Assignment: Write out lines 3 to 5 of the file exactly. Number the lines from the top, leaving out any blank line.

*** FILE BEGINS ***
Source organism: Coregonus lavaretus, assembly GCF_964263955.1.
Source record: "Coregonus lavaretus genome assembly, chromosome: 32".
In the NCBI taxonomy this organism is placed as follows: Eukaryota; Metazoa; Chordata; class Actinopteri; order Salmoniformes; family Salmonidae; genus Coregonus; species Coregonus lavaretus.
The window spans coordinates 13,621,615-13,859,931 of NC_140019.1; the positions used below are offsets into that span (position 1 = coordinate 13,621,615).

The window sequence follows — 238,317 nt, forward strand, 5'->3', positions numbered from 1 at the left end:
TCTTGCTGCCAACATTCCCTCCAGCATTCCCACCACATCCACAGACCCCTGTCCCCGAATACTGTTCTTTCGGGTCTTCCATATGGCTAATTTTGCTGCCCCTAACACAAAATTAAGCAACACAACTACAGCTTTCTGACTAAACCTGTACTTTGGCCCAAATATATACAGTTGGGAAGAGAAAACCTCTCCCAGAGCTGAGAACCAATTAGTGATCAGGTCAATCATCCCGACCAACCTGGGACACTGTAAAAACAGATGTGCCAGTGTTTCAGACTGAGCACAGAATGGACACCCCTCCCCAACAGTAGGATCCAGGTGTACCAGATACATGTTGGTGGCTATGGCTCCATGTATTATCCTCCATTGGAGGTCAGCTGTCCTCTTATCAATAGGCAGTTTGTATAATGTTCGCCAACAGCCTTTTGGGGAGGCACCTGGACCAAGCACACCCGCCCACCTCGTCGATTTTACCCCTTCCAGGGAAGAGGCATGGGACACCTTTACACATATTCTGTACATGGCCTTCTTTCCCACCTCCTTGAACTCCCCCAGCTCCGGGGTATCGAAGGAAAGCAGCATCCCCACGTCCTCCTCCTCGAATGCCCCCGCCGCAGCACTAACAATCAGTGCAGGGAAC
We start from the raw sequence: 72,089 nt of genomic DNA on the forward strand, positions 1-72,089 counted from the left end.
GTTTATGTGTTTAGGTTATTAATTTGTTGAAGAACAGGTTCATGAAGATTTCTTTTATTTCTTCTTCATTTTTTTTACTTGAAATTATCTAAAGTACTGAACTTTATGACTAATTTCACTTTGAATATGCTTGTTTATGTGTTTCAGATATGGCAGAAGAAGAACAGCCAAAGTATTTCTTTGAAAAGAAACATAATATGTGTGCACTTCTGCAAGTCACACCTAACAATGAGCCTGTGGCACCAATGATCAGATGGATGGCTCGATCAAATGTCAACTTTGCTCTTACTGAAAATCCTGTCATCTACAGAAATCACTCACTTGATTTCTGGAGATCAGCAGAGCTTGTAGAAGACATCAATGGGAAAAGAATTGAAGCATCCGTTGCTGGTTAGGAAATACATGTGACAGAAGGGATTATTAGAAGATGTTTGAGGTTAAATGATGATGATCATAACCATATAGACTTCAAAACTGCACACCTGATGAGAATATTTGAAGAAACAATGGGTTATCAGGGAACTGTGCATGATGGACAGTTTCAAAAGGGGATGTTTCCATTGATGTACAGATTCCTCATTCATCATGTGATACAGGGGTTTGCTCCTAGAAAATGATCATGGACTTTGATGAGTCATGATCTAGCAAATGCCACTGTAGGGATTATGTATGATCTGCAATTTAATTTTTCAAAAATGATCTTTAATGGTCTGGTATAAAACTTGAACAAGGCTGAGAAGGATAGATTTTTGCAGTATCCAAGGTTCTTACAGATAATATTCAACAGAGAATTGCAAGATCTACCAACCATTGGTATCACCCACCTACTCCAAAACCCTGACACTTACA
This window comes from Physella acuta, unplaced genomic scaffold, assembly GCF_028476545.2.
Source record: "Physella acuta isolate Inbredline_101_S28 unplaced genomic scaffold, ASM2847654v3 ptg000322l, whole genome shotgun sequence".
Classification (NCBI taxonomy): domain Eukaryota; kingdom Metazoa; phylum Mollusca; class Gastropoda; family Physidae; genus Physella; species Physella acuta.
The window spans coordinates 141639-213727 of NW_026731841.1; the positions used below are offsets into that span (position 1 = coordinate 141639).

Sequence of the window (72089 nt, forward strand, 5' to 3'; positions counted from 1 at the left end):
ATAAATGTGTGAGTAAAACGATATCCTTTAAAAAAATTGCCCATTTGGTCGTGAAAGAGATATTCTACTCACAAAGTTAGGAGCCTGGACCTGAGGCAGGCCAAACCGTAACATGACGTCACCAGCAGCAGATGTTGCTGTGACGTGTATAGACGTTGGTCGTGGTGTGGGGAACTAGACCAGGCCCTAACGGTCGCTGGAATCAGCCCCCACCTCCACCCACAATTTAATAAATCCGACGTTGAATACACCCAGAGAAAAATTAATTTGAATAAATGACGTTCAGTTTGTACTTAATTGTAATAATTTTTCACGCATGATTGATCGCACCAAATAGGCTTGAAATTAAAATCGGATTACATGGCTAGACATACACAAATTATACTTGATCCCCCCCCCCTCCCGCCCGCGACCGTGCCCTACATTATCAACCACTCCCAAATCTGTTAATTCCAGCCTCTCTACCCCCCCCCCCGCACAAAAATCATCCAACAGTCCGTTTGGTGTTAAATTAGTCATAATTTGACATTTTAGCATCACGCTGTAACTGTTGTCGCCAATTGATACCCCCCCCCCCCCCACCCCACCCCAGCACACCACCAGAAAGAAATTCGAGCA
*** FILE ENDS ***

In the NCBI taxonomy this organism is placed as follows: Eukaryota; Metazoa; Chordata; class Actinopteri; order Salmoniformes; family Salmonidae; genus Coregonus; species Coregonus lavaretus.
The window spans coordinates 13,621,615-13,859,931 of NC_140019.1; the positions used below are offsets into that span (position 1 = coordinate 13,621,615).

The window sequence follows — 238,317 nt, forward strand, 5'->3', positions numbered from 1 at the left end: